19. Numerical evaluation of bioaccumulation and depuration kinetics of PAHs in Mytilus galloprovincialis

    NARCIS (Netherlands)

    Yakan, S.D.; Focks, A.; Klasmeier, J.; Okay, O.S.

    2017-01-01

    Polycyclic aromatic hydrocarbons (PAHs) are important organic pollutants in the aquatic environment due to their persistence and bioaccumulation potential both in organisms and in sediments. Benzo(a)anthracene (BaA) and phenanthrene (PHE), which are in the priority pollutant list of the U.S. EPA

  20. Bioaccumulation of persistent organic pollutants from floodplain lake sediments: linking models to measurement

    NARCIS (Netherlands)

    Moermond, C.T.A.

    2007-01-01

    The main research questions of this research were (1) what is the extent and nature of bioavailability of sediment-bound polychlorobiphenyls (PCBs) and polyaromatic hydrocarbons (PAHs) and (2) what are the effects of lake ecosystem structure on fate and bioaccumulation of PCBs and PAHs.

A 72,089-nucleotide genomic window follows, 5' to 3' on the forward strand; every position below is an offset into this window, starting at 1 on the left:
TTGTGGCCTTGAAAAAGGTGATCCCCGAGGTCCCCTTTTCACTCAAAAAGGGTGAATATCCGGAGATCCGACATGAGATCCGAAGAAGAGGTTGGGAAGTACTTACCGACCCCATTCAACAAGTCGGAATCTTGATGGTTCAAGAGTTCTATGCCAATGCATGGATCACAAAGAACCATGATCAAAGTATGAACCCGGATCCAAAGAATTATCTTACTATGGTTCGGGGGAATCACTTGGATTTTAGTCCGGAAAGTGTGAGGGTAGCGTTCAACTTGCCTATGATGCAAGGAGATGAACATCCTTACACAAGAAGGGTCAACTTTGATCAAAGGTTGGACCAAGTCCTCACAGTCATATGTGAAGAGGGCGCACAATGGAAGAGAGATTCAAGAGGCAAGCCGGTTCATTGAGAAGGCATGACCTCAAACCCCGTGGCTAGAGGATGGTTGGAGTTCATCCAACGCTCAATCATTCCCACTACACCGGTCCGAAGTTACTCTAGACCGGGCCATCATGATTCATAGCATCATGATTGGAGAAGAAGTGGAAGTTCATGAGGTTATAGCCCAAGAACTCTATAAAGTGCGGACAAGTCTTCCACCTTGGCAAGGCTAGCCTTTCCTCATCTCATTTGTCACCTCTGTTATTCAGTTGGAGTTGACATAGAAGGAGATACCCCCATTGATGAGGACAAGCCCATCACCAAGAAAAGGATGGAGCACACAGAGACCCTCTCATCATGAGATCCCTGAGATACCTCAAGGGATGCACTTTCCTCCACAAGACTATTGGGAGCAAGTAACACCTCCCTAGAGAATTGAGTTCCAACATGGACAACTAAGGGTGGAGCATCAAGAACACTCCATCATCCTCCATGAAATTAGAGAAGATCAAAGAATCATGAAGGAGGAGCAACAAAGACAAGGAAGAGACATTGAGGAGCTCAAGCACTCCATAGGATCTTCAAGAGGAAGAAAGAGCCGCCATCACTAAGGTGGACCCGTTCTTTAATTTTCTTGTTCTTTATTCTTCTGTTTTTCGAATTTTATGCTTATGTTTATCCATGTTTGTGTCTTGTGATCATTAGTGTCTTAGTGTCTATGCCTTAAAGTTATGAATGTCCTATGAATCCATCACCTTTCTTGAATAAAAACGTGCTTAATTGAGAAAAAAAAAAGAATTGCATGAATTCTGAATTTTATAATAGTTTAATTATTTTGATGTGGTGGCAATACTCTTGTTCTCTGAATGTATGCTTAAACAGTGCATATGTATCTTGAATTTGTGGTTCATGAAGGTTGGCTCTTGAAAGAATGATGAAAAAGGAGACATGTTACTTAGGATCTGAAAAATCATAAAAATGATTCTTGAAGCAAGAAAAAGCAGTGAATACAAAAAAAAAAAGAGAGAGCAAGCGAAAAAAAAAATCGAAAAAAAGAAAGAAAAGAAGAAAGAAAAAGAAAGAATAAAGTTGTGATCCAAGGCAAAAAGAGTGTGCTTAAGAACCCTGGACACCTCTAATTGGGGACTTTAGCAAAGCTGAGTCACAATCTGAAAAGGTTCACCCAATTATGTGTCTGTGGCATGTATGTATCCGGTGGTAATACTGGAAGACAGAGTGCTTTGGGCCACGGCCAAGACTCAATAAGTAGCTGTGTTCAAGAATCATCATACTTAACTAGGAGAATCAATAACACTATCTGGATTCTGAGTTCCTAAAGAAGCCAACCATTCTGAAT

1. Use of terrestrial field studies in the derivation of bioaccumulation potential of chemicals

    NARCIS (Netherlands)

    Brink, van den N.W.; Arblaster, J.A.; Bowman, S.R.; Conder, J.M.; Elliott, J.E.; Johnson, M.S.; Muir, D.C.G.; Natal-da-Luz, Tiago; Rattner, B.A.; Sample, B.E.; Shore, R.F.

    2016-01-01

    Field-based studies are an essential component of research addressing the behavior of organic chemicals, and a unique line of evidence that can be used to assess bioaccumulation potential in chemical registration programs and aid in development of associated laboratory and modeling efforts. To

  2. Effects of microplastic on fitness and PCB bioaccumulation by the lugworm Arenicola marina

    NARCIS (Netherlands)

    Besseling, E.; Wegner, A.; Foekema, E.M.; Heuvel_Greve, van den M.J.; Koelmans, A.A.

    2013-01-01